Tax preparers are taking advantage of The Excluded Workers Fund to charge immigrants for preparing applications, a service nonprofits offer for free.
This story was originally published by Documented on Aug. 27, 2021
Diana Manosalvas had been searching Instagram for information on getting help with the Excluded Workers Fund when the sponsored ad popped up. It was from a tax preparation office and offered to help individuals with the applications for the aid program.
Manosalvas’ family was in desperate need of the money—her husband, a mechanical electrician, couldn’t find work for several months after March 2020, just as they had both welcomed a new baby girl into the world. With two other children, all of who are cramped into a Washington Heights one-bedroom apartment, the family is hoping to move somewhere more spacious soon.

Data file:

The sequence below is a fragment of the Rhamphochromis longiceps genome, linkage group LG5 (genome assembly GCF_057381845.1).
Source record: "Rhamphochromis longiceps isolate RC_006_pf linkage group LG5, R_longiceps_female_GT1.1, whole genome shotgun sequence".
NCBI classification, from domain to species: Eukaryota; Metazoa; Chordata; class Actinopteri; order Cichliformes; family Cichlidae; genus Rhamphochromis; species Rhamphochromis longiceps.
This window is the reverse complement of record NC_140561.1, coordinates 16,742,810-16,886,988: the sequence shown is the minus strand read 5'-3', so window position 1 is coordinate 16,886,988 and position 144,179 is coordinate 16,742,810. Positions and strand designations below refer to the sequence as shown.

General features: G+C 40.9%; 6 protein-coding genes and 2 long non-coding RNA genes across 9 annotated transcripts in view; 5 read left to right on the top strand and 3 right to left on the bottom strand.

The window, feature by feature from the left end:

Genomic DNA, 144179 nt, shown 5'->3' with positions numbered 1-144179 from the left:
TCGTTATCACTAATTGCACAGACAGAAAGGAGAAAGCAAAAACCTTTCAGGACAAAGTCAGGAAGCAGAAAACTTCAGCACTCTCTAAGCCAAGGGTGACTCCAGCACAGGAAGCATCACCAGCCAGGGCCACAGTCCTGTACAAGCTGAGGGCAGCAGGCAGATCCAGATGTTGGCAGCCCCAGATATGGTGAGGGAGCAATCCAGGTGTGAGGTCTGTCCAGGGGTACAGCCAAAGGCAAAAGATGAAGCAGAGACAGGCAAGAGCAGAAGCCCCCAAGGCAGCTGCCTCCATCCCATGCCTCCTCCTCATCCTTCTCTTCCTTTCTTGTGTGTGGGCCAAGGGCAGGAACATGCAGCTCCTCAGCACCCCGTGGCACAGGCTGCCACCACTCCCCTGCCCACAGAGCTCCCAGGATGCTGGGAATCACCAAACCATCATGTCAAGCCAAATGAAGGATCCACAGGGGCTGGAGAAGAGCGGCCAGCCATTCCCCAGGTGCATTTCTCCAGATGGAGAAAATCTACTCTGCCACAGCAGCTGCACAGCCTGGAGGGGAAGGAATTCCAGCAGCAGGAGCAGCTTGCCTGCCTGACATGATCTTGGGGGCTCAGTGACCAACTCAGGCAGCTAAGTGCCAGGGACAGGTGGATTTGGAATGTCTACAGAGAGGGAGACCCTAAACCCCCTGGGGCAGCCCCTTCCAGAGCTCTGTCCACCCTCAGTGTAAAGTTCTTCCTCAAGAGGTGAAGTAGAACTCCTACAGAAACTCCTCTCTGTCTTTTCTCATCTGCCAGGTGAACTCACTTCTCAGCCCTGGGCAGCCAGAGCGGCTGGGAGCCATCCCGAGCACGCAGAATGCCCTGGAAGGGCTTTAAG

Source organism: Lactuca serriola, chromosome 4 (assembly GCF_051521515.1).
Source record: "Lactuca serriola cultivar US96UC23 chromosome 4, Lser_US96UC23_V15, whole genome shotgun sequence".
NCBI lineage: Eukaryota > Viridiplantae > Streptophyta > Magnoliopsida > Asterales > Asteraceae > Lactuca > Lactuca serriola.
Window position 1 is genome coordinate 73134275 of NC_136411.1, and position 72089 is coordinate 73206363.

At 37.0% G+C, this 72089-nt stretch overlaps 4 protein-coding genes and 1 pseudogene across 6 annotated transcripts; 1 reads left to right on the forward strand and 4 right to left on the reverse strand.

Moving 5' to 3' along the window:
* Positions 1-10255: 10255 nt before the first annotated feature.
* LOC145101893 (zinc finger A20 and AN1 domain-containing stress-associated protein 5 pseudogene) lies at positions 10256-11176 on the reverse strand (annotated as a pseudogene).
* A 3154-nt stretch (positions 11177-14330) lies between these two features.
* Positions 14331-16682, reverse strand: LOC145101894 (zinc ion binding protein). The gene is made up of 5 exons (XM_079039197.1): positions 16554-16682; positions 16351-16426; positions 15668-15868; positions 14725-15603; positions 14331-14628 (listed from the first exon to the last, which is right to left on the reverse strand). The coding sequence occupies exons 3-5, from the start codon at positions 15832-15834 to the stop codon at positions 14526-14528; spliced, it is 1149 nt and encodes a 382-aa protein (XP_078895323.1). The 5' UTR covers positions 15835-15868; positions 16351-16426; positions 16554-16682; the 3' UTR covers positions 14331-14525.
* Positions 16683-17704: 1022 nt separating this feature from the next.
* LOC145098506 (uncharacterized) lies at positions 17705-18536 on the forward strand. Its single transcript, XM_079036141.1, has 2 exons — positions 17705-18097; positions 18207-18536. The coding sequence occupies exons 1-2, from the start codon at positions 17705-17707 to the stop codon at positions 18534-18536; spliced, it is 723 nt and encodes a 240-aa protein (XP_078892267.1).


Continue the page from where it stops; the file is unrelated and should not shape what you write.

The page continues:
So when Manosalvas, 34, saw the ad, she and her husband jumped at the opportunity to get help with the Excluded Workers Fund application and contacted the tax preparation office immediately.
But when the tax preparer told them they would have to send him copies of sensitive documents over WhatsApp and relayed that Manosalvas and her husband would have to pay $300 if they qualified for the aid, Manosalvas and her husband pulled back.
“I didn’t think it was trustworthy,” Manosalvas said. “It seemed like it was a scam.” Nevertheless, it was a close call, and she is sure that others will pay for this service. “There are people taking advantage of the situation,” Manosalvas said.